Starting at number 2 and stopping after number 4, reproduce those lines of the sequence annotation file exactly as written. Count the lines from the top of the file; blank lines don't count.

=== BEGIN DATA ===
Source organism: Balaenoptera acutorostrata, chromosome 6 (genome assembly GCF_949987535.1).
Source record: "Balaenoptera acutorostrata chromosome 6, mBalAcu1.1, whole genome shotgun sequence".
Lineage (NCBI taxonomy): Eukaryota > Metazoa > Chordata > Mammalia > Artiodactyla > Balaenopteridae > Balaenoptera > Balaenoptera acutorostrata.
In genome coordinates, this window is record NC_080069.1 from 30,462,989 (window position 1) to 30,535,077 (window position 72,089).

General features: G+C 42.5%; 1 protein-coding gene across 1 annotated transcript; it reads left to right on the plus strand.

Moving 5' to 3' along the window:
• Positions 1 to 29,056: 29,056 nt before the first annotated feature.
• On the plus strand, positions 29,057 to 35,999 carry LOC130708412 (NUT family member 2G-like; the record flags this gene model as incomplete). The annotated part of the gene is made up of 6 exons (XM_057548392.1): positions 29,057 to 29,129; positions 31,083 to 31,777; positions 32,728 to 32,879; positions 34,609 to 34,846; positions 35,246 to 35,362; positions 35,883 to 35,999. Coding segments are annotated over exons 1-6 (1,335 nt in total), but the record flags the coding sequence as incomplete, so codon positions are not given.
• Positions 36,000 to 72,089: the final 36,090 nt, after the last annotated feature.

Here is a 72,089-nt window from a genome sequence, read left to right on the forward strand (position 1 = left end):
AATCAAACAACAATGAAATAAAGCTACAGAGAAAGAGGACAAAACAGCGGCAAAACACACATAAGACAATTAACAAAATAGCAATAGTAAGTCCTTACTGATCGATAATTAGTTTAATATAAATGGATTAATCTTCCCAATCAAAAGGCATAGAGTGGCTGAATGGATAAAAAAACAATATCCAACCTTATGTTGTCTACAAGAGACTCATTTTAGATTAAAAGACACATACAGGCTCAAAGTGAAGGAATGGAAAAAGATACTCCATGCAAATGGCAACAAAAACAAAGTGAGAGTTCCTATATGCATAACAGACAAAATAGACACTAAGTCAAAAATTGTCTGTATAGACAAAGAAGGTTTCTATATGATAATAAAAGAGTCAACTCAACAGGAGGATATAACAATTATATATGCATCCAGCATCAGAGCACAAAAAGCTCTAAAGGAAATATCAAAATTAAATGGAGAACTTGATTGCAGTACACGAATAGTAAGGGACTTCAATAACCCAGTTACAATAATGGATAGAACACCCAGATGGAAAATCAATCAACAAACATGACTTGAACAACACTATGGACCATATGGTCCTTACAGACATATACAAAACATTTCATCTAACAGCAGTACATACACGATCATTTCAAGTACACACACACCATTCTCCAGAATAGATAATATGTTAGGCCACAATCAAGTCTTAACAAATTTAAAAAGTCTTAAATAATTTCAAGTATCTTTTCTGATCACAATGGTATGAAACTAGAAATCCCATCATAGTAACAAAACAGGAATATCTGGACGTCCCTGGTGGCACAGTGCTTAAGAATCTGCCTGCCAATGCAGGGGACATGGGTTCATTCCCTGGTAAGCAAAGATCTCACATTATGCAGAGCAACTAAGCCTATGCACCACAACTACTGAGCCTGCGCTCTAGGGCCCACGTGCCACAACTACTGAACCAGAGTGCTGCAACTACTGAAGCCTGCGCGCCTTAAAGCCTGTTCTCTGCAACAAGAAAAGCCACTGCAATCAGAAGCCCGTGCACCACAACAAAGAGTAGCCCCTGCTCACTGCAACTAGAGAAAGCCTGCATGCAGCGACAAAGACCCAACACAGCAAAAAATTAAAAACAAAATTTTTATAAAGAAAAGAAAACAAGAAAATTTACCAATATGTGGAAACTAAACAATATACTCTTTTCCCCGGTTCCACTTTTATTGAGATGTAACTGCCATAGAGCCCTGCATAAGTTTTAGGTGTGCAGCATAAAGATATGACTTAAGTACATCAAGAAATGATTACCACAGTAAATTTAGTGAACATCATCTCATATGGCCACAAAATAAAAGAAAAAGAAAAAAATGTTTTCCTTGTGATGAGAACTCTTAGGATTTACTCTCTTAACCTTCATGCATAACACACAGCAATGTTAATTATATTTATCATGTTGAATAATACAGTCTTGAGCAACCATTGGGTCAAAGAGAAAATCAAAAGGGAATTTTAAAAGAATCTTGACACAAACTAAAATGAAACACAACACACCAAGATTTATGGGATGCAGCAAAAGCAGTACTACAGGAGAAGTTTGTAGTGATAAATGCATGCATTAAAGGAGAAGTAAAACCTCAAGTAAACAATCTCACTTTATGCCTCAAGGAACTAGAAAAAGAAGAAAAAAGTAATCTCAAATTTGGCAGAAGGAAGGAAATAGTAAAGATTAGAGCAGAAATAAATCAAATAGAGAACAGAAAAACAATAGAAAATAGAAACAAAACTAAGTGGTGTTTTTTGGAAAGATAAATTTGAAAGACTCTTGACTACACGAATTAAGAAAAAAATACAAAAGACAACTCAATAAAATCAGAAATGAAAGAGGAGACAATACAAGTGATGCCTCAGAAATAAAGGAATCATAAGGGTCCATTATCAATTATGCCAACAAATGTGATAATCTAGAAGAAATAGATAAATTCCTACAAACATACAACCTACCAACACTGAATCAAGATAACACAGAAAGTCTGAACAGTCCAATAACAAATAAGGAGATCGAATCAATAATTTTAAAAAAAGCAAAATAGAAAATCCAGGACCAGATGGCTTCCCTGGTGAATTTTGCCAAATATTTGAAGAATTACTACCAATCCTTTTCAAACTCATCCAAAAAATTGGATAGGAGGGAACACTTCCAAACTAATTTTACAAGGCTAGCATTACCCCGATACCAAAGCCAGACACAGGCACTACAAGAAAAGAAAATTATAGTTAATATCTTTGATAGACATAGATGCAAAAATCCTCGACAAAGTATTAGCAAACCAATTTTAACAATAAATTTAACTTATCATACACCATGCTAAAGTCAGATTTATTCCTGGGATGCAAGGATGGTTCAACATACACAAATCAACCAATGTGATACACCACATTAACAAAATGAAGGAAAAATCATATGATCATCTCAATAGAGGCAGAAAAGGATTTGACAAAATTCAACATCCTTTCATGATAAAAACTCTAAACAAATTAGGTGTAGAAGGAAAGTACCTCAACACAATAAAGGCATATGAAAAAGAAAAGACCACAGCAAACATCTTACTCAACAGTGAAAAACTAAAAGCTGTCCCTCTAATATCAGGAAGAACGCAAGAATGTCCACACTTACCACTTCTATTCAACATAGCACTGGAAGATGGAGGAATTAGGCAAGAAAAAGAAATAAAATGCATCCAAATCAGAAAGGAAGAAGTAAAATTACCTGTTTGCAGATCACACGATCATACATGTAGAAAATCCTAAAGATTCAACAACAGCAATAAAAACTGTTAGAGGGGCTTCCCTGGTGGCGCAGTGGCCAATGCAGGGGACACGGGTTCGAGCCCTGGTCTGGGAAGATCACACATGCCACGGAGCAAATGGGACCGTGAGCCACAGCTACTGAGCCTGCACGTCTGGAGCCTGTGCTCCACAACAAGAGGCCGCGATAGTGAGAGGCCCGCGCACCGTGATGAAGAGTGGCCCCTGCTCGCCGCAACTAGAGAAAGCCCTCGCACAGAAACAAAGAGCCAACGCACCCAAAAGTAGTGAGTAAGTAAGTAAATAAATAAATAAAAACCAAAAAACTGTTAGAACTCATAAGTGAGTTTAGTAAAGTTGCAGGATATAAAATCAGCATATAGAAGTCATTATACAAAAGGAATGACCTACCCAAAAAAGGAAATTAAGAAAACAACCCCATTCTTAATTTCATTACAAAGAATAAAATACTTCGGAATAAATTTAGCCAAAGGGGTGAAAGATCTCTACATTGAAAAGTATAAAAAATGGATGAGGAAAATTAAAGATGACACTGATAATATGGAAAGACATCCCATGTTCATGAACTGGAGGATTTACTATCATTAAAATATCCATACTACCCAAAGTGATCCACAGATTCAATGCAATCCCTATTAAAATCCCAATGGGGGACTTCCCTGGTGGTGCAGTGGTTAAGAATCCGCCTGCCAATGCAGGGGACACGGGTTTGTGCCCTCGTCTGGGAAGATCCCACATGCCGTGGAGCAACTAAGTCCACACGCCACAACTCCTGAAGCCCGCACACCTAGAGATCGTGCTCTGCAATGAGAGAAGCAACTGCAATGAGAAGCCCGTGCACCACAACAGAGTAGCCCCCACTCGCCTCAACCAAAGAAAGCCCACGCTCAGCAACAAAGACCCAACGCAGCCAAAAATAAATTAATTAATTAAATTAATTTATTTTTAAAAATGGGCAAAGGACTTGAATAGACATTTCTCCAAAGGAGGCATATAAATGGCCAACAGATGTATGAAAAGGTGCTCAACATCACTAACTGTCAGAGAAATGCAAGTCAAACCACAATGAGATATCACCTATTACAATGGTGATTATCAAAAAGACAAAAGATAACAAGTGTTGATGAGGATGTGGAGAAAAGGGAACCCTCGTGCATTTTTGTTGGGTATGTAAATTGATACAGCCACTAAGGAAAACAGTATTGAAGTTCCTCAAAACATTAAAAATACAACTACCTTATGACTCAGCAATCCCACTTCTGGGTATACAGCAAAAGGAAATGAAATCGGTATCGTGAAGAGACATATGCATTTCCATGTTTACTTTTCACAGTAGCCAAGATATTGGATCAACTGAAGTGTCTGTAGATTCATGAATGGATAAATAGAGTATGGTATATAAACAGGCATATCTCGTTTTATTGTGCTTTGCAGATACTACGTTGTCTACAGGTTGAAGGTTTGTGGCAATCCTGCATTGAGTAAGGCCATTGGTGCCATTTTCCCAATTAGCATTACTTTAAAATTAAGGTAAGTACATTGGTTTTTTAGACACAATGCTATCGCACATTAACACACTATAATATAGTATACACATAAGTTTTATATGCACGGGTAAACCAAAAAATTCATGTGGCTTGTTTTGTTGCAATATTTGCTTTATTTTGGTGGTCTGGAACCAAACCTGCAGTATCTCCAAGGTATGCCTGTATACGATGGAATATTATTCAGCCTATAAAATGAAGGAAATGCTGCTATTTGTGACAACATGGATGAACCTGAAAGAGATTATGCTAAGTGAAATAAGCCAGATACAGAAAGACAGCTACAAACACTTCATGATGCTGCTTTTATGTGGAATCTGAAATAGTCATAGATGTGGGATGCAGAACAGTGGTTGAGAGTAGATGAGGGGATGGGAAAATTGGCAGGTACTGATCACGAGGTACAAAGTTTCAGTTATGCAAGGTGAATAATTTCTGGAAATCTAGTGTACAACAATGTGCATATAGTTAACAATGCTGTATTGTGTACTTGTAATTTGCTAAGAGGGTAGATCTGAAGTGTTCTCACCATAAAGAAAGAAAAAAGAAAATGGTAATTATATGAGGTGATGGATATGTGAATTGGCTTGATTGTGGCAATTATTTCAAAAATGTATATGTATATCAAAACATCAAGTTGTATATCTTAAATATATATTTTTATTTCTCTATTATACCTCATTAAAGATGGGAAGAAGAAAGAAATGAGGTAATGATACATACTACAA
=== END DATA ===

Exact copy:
Source record: "Balaenoptera acutorostrata chromosome 6, mBalAcu1.1, whole genome shotgun sequence".
Lineage (NCBI taxonomy): Eukaryota > Metazoa > Chordata > Mammalia > Artiodactyla > Balaenopteridae > Balaenoptera > Balaenoptera acutorostrata.
In genome coordinates, this window is record NC_080069.1 from 30,462,989 (window position 1) to 30,535,077 (window position 72,089).